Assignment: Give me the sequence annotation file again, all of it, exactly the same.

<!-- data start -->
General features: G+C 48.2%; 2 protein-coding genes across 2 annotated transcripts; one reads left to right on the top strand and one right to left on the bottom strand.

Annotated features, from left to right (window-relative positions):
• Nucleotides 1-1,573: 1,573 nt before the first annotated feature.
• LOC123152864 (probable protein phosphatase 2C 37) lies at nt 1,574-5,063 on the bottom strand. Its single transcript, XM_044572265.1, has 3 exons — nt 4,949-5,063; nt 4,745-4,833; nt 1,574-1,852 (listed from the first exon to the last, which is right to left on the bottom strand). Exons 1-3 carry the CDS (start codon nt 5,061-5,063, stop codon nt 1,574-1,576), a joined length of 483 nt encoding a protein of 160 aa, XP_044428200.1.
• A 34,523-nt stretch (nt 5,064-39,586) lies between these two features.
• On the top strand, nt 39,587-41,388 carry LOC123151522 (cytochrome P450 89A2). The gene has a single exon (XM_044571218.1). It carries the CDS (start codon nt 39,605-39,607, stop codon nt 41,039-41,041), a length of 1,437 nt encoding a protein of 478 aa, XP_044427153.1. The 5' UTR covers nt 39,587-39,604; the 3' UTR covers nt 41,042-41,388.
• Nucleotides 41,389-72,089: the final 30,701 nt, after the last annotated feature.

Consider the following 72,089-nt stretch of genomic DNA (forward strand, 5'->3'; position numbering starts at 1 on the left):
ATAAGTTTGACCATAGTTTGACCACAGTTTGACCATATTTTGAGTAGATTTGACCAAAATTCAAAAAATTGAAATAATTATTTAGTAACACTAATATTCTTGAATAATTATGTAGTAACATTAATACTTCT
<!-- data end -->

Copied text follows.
General features: G+C 48.2%; 2 protein-coding genes across 2 annotated transcripts; one reads left to right on the top strand and one right to left on the bottom strand.

Annotated features, from left to right (window-relative positions):
• Nucleotides 1-1,573: 1,573 nt before the first annotated feature.
• LOC123152864 (probable protein phosphatase 2C 37) lies at nt 1,574-5,063 on the bottom strand. Its single transcript, XM_044572265.1, has 3 exons — nt 4,949-5,063; nt 4,745-4,833; nt 1,574-1,852 (listed from the first exon to the last, which is right to left on the bottom strand). Exons 1-3 carry the CDS (start codon nt 5,061-5,063, stop codon nt 1,574-1,576), a joined length of 483 nt encoding a protein of 160 aa, XP_044428200.1.
• A 34,523-nt stretch (nt 5,064-39,586) lies between these two features.
• On the top strand, nt 39,587-41,388 carry LOC123151522 (cytochrome P450 89A2). The gene has a single exon (XM_044571218.1). It carries the CDS (start codon nt 39,605-39,607, stop codon nt 41,039-41,041), a length of 1,437 nt encoding a protein of 478 aa, XP_044427153.1. The 5' UTR covers nt 39,587-39,604; the 3' UTR covers nt 41,042-41,388.
• Nucleotides 41,389-72,089: the final 30,701 nt, after the last annotated feature.

Consider the following 72,089-nt stretch of genomic DNA (forward strand, 5'->3'; position numbering starts at 1 on the left):
ATAAGTTTGACCATAGTTTGACCACAGTTTGACCATATTTTGAGTAGATTTGACCAAAATTCAAAAAATTGAAATAATTATTTAGTAACACTAATATTCTTGAATAATTATGTAGTAACATTAATACTTCT